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Fall 2011 Table of Contents

When the Darndest Things Are the Stuff of Poetry

Eric McHenry (GRS’97) produces a collection of enchanting verse inspired by his son

| From Alumni Books | By Susan Seligson

Eric McHenry, with his wife, Sonja Czarnecki, and their children, Evan and Sage. Photo courtesy of Eric McHenry

In 2007, published poet Eric McHenry started a blog chronicling the random insights and endearing malapropisms of his toddler son, Evan, who once warned, “If you see a vulture, don’t play dead.” McHenry (GRS’97) wasn’t exactly a pioneer in this respect—the parental blog is experiencing its own population explosion. But there are blogs, and there are blogs. Consider this entry, Evan’s rendering of the folk classic “Early Morning Rain”: “In the early morning rain, with a dollar in my hand…with some bacon in my heart, and my pockets full of ham.” Eventually McHenry’s exuberant cyber-scrawlings, with the author cheered on by family and friends, proved engaging enough to spawn a book, Mommy Daddy Evan Sage, with timeless woodblock illustrations by British cartoonist Nicholas Garland.

“The best thing about the blog is that I could transcribe things my kid was saying, and it was instantly accessible to my family, which is spread out,” says McHenry, who moved recently from Seattle to his hometown of Topeka, Kans. The blog predated the birth of daughter Sage, now five. “I was struck by how enthusiastic people were. Of course I thought Evan was hilarious, but he’s my son.” Soon McHenry the smitten father was paying heed to McHenry the formal poet. The result is a collection of enchantingly silly verse, full of inspired wordplay reminiscent of Ogden Nash, Shel Silverstein, Dr. Seuss—and childhood itself:

“I think there ought to be a guy,”
said Evan, “with one X-ray eye,
and extra fingers, who can swallow
top-secret files because he’s hollow,
except that he contains a motor
that turns into a helicopter rotor
that’s where his shoulder blade should be,
and who speaks Dolphin, and who’s me.”

When it came to peddling the book idea, McHenry knew it could be a hard sell. A friend who’s published a few books remarked that while the untitled poems were really funny and charming, publishers would be at a loss when it came to illustrating them. The first publisher passed for that reason, but the collection soon found a home with Waywiser Press, the Oxfordshire, U.K.–based house that published McHenry’s first literary poetry collection, Potscrubber Lullabies, in 2006. “The defiant part of me felt that anything can be illustrated,” says McHenry, and his editor, Philip Hoy, agreed. Artist Garland has grandchildren about the same age as Sage and Evan, now nine. So enthusiastic was Garland about the project that McHenry wrote more poems for the collection.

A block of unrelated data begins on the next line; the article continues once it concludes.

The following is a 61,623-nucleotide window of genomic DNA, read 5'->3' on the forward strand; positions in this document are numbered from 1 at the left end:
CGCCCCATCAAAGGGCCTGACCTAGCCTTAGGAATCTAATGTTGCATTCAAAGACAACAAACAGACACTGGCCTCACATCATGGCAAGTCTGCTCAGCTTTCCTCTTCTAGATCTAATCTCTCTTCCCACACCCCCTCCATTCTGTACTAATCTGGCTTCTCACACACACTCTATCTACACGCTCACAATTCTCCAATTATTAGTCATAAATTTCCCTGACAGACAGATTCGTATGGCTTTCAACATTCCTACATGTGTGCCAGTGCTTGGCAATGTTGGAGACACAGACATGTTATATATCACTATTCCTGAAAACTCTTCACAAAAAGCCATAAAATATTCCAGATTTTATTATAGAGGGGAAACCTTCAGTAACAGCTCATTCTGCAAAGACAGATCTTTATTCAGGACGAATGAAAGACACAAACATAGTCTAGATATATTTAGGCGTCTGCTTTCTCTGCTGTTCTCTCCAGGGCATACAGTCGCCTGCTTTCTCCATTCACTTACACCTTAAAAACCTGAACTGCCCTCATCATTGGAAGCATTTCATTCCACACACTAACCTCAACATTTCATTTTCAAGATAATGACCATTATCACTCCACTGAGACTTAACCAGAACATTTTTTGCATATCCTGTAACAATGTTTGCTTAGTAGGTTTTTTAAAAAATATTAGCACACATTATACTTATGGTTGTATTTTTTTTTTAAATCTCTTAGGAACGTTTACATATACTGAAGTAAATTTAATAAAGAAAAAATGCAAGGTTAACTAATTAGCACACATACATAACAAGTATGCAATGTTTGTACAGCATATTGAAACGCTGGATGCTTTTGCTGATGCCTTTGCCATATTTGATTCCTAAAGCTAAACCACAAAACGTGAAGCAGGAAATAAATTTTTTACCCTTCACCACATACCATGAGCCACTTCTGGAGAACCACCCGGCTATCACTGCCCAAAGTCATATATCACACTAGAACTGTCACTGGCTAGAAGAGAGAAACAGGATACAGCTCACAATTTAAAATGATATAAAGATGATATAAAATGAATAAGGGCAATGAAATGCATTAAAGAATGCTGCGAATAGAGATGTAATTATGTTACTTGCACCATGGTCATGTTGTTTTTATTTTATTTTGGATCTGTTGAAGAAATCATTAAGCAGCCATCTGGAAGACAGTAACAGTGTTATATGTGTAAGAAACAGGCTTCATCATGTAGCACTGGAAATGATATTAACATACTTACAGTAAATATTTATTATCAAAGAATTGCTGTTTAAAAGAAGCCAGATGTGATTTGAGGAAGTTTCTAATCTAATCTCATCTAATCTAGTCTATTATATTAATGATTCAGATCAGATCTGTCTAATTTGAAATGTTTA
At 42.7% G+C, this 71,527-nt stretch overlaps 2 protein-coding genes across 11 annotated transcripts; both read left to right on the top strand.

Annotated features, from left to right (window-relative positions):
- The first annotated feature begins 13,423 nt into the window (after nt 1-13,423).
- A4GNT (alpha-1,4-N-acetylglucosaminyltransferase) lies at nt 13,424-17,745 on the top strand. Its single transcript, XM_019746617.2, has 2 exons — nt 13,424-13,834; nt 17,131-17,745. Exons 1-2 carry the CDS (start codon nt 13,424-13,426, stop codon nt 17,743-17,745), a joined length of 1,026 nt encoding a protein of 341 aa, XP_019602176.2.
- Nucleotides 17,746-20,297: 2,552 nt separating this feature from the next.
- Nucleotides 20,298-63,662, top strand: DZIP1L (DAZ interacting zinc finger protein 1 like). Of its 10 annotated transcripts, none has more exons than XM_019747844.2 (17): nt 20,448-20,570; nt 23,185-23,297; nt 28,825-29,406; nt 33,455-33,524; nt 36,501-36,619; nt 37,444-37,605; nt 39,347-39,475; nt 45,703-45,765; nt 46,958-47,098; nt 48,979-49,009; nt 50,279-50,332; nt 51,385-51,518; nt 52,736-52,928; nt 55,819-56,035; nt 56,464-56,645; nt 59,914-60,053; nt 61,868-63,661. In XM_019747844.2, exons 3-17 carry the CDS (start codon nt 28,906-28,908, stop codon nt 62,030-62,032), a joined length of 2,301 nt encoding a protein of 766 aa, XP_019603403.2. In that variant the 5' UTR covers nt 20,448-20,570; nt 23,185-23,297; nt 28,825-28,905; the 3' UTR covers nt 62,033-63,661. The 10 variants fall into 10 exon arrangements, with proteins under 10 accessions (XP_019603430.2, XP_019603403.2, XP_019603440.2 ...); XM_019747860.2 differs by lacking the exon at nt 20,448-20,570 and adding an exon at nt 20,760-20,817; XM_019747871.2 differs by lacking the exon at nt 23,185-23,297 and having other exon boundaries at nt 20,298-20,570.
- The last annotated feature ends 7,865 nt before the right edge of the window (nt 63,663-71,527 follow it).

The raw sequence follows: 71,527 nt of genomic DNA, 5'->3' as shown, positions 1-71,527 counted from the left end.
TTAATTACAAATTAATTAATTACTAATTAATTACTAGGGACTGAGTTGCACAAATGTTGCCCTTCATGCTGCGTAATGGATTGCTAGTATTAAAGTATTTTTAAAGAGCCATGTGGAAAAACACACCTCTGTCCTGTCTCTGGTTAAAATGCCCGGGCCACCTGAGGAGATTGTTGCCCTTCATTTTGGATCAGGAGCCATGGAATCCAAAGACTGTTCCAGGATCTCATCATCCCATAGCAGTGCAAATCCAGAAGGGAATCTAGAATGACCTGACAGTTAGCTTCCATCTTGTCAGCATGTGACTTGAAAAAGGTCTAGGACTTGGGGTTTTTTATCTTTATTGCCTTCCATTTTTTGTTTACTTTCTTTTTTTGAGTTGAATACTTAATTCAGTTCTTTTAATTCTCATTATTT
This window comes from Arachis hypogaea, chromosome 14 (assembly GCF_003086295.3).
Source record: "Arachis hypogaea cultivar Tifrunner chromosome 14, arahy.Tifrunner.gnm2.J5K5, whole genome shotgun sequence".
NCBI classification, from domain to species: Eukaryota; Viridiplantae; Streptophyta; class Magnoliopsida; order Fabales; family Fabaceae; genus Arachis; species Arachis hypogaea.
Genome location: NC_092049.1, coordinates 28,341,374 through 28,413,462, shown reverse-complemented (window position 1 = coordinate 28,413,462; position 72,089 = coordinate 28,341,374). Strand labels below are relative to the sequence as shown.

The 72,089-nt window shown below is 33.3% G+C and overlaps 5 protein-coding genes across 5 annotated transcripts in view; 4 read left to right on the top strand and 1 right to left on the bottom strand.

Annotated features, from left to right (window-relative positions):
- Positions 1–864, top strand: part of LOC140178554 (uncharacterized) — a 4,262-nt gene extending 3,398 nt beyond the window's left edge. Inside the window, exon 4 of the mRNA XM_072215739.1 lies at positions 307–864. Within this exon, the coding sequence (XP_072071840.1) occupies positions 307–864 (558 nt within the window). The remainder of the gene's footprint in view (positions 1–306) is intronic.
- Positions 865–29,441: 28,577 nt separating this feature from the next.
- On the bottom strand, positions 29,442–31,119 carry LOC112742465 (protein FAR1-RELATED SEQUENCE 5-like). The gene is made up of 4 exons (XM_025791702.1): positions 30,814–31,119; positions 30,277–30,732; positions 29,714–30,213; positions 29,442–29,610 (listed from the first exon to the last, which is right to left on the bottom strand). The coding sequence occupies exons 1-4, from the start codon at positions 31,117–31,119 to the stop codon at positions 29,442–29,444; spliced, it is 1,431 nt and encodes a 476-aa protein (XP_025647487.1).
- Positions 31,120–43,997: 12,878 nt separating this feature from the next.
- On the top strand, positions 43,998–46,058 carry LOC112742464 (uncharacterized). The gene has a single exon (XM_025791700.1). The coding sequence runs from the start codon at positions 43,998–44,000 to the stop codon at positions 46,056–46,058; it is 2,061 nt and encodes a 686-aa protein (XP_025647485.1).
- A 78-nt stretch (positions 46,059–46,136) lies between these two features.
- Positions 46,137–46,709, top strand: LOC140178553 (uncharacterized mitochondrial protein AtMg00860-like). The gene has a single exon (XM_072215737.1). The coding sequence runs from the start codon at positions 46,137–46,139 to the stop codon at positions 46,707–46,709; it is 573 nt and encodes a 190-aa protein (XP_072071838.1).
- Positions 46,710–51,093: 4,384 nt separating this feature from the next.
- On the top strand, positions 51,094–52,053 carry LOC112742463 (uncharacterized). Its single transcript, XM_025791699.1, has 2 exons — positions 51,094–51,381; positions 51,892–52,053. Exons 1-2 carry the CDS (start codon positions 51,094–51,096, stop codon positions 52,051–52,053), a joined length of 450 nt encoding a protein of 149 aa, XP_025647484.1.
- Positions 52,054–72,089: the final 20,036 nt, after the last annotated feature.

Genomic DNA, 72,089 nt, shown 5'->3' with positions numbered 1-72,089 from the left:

“This is kind of a book for grown-ups as well as kids,” says McHenry. “I’ve read from the book at poetry readings, and these poems are without fail the biggest hits. People are polite about my grown-up poetry.”

As a child McHenry admired many writers, from Jack Prelutsky to A. A. Milne and the canon of great nursery rhymes. But his unrivaled favorite was Dr. Seuss. “One Fish Two Fish Red Fish Blue Fish—I never get tired of it,” he says. “I really like the Grinch. These are terrific as children’s literature, and as works of poetry.”

McHenry is back in the embrace of his extended family after a cross-country succession of teaching and writing jobs stretching back to his days in Boston, where he did a stint writing for Bostonia and the University’s now-defunct weekly newspaper, the BU Bridge. These days he is teaching at Washburn University. “It’s a daily miracle for me to be back in Topeka,” he says. “I see my kids playing with the children of my peers—a third generation of friendship. It’s all poetic to me.” Fortunately for readers of all ages, McHenry is able through his craft to immortalize even the most fleeting kid moment:

“Stand still as fast as you can,”
Sage said. So I did, and she ran
out of the room and back in.
Then she said, “I win.”

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